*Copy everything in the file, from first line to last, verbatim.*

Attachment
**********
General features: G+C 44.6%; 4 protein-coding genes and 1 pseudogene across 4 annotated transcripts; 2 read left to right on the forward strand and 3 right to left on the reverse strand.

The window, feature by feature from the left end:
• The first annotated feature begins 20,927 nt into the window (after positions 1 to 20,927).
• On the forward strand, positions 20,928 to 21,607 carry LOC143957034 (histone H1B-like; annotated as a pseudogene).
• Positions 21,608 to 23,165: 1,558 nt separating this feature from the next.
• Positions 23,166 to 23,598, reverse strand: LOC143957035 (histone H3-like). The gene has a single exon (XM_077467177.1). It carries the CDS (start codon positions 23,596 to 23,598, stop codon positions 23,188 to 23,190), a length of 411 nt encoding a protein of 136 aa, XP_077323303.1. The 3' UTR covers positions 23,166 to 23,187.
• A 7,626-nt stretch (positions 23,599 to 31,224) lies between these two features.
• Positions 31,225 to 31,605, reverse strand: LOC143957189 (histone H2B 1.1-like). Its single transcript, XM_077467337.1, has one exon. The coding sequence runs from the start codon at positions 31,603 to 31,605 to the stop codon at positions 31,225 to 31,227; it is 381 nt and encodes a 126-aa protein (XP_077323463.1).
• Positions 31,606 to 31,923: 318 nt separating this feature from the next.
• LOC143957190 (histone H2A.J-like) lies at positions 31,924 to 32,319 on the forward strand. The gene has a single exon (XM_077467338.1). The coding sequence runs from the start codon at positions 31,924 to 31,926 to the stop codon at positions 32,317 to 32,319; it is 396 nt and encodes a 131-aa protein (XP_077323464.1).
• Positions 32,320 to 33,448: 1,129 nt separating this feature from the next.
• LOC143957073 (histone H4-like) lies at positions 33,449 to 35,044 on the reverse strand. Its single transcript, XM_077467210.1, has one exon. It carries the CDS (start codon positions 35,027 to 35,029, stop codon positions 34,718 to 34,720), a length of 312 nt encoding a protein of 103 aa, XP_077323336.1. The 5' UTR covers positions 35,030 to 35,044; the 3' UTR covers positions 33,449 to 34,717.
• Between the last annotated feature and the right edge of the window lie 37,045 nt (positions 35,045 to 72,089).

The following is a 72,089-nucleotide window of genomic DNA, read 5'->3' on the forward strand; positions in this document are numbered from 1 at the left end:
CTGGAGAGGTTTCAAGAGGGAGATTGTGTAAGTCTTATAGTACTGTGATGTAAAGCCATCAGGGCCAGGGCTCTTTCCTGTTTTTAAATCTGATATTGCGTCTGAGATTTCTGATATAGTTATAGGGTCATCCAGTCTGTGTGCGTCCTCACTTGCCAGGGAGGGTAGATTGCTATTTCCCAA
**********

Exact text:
General features: G+C 44.6%; 4 protein-coding genes and 1 pseudogene across 4 annotated transcripts; 2 read left to right on the forward strand and 3 right to left on the reverse strand.

The window, feature by feature from the left end:
• The first annotated feature begins 20,927 nt into the window (after positions 1 to 20,927).
• On the forward strand, positions 20,928 to 21,607 carry LOC143957034 (histone H1B-like; annotated as a pseudogene).
• Positions 21,608 to 23,165: 1,558 nt separating this feature from the next.
• Positions 23,166 to 23,598, reverse strand: LOC143957035 (histone H3-like). The gene has a single exon (XM_077467177.1). It carries the CDS (start codon positions 23,596 to 23,598, stop codon positions 23,188 to 23,190), a length of 411 nt encoding a protein of 136 aa, XP_077323303.1. The 3' UTR covers positions 23,166 to 23,187.
• A 7,626-nt stretch (positions 23,599 to 31,224) lies between these two features.
• Positions 31,225 to 31,605, reverse strand: LOC143957189 (histone H2B 1.1-like). Its single transcript, XM_077467337.1, has one exon. The coding sequence runs from the start codon at positions 31,603 to 31,605 to the stop codon at positions 31,225 to 31,227; it is 381 nt and encodes a 126-aa protein (XP_077323463.1).
• Positions 31,606 to 31,923: 318 nt separating this feature from the next.
• LOC143957190 (histone H2A.J-like) lies at positions 31,924 to 32,319 on the forward strand. The gene has a single exon (XM_077467338.1). The coding sequence runs from the start codon at positions 31,924 to 31,926 to the stop codon at positions 32,317 to 32,319; it is 396 nt and encodes a 131-aa protein (XP_077323464.1).
• Positions 32,320 to 33,448: 1,129 nt separating this feature from the next.
• LOC143957073 (histone H4-like) lies at positions 33,449 to 35,044 on the reverse strand. Its single transcript, XM_077467210.1, has one exon. It carries the CDS (start codon positions 35,027 to 35,029, stop codon positions 34,718 to 34,720), a length of 312 nt encoding a protein of 103 aa, XP_077323336.1. The 5' UTR covers positions 35,030 to 35,044; the 3' UTR covers positions 33,449 to 34,717.
• Between the last annotated feature and the right edge of the window lie 37,045 nt (positions 35,045 to 72,089).

The following is a 72,089-nucleotide window of genomic DNA, read 5'->3' on the forward strand; positions in this document are numbered from 1 at the left end:
CTGGAGAGGTTTCAAGAGGGAGATTGTGTAAGTCTTATAGTACTGTGATGTAAAGCCATCAGGGCCAGGGCTCTTTCCTGTTTTTAAATCTGATATTGCGTCTGAGATTTCTGATATAGTTATAGGGTCATCCAGTCTGTGTGCGTCCTCACTTGCCAGGGAGGGTAGATTGCTATTTCCCAA